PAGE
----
BRITISH COLUMBIA

Border Agency Should Staff, Create Its Own Detention Centre: Inquest

10/07/2014 10:59 EDT | Updated 12/07/2014 05:59 EST
BURNABY, B.C. - A B.C. coroner's jury hearing evidence into the death of a Mexican woman who hanged herself while in custody says the Canada Border Services Agency should create and staff a dedicated holding centre for immigration detainees within a 30-minute drive of Vancouver's airport.

The suggestion follows a six-day inquest into the December 2013 suicide of Lucia Vega Jimenez who was found by private security guards inside a shower stall in the dungeon-like holding facility below the airport's hotel.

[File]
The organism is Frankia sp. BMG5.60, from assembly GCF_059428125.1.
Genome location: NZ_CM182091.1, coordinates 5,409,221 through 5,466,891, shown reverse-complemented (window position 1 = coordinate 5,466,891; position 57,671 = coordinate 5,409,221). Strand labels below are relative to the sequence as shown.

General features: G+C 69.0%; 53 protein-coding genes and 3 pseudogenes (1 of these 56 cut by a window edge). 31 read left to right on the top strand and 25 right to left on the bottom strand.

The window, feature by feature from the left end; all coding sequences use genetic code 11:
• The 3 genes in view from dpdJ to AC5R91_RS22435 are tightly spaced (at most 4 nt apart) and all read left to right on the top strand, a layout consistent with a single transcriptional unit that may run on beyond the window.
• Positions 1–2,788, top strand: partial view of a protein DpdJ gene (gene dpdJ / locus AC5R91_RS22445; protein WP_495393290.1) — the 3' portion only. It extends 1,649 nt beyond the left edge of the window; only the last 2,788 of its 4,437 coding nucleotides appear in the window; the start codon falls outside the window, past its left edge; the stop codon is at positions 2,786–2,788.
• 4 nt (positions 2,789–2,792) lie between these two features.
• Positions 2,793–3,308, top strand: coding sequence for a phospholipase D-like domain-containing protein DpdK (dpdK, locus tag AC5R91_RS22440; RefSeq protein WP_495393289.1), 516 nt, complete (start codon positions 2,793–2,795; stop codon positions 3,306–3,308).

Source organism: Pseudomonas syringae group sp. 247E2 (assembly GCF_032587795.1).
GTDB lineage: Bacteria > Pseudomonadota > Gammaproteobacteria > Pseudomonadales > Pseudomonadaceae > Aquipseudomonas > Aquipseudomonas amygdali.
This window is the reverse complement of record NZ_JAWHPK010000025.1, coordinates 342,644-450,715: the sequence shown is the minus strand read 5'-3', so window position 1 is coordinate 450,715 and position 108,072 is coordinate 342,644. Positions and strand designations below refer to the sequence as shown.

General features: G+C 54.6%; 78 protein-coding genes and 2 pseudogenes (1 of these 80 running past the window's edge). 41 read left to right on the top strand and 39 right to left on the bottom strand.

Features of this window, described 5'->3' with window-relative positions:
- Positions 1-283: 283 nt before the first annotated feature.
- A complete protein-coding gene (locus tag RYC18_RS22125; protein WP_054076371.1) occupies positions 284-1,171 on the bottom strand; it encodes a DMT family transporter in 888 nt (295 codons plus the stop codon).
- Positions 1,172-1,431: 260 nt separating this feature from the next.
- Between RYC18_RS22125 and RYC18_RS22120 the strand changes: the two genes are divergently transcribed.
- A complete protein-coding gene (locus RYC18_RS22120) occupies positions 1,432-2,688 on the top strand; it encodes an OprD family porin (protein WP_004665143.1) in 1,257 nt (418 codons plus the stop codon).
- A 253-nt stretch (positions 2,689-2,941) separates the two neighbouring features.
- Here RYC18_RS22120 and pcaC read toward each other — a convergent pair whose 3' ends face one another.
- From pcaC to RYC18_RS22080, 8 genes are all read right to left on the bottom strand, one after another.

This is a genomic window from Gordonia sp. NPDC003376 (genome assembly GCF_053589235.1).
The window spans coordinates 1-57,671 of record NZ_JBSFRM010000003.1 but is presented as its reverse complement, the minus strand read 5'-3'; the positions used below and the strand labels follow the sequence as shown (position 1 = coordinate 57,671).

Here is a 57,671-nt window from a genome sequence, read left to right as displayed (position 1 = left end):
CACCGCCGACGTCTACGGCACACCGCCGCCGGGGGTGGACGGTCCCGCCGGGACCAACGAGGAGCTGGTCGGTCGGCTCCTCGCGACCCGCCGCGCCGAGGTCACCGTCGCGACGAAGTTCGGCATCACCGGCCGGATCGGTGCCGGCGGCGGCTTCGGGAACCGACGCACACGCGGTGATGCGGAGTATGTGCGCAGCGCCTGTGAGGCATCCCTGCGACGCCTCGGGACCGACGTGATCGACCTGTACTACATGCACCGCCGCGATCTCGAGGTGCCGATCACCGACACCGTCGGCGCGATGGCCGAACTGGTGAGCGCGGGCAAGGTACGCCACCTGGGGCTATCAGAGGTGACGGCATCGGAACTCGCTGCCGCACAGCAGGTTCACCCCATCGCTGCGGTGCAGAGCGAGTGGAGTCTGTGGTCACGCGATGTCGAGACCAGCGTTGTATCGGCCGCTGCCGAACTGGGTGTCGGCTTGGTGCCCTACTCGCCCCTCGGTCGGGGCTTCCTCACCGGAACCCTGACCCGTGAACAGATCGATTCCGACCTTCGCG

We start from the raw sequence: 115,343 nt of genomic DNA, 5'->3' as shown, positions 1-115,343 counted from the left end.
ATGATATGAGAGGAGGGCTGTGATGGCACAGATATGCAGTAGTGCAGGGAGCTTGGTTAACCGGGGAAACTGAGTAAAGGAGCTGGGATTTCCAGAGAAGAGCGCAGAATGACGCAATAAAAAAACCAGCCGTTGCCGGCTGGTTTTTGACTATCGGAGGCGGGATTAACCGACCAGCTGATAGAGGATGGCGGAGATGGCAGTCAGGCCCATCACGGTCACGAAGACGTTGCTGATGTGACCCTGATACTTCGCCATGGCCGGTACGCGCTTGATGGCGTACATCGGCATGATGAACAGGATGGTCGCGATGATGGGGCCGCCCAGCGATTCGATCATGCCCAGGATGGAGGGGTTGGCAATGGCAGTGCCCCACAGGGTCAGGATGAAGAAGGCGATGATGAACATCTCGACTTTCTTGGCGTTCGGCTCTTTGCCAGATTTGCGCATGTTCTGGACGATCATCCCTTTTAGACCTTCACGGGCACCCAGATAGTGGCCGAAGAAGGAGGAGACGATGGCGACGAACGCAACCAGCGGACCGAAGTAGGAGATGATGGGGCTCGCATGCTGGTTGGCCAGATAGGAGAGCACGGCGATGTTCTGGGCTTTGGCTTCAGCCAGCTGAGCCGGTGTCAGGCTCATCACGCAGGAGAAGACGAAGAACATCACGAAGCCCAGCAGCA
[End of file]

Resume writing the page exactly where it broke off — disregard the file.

The almost three pages of recommendations say the new holding centre should be above ground where there is ventilation and natural light and have an on-site courtroom for immigration hearings.

While the current detention centre is staffed by contractors, border-agency officials should monitor airport holding cells by video, said the jury. Legal counsel and non-governmental officials should be allowed into the facility, and bathrooms and sleeping rooms should be made self-harm proof, it added.

The jury said detainees should receive mental- and physical-health assessments within the first 72 hours in custody, that border-agency officials and contractors be given suicide-prevention and diversity training, and a mental-health professional should be present when somebody is informed that they'll be deported.

Translators must also be available for detainees who can't understand English, the jury recommended.